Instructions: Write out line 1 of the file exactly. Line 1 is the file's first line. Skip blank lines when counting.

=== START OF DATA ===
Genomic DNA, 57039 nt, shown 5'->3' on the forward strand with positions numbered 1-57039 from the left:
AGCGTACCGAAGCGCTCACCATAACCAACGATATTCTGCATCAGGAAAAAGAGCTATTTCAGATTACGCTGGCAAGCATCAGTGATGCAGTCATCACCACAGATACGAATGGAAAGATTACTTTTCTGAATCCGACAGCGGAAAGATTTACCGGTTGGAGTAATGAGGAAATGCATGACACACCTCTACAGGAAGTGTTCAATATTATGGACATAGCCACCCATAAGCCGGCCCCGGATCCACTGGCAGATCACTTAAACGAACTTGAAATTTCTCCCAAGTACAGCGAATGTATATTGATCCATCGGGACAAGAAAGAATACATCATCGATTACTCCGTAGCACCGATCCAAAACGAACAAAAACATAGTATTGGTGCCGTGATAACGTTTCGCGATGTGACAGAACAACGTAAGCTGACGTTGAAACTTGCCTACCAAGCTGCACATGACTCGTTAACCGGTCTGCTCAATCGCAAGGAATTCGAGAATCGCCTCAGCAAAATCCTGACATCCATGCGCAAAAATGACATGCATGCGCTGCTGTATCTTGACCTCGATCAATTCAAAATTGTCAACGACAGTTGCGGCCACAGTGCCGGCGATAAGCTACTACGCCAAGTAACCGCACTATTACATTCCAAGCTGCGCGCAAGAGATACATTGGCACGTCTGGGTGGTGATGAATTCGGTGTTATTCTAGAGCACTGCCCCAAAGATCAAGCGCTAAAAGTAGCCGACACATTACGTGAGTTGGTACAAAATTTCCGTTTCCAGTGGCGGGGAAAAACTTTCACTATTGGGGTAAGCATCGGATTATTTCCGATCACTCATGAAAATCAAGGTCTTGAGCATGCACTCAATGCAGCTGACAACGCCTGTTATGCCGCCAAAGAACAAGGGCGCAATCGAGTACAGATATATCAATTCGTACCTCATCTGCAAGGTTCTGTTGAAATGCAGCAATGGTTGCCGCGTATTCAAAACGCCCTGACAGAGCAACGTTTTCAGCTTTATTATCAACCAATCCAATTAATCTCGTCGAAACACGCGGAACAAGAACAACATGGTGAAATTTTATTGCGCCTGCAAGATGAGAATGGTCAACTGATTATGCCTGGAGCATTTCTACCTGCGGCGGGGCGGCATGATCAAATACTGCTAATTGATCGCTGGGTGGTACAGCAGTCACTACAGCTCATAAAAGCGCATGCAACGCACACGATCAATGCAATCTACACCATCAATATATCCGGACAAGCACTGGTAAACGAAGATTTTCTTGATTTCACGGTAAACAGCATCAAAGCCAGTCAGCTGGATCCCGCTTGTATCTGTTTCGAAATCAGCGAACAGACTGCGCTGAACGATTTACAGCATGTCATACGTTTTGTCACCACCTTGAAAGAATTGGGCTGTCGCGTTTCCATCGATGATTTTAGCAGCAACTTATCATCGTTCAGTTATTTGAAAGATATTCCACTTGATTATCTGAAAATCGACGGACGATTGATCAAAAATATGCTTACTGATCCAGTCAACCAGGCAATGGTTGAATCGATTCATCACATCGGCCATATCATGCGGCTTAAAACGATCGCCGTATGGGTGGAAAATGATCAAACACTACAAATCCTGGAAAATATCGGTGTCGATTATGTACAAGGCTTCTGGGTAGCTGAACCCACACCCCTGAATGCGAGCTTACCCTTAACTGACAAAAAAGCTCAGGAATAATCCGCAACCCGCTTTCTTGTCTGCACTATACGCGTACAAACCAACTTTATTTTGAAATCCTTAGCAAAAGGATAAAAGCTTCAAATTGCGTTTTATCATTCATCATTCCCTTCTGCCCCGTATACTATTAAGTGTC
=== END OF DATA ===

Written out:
Genomic DNA, 57039 nt, shown 5'->3' on the forward strand with positions numbered 1-57039 from the left: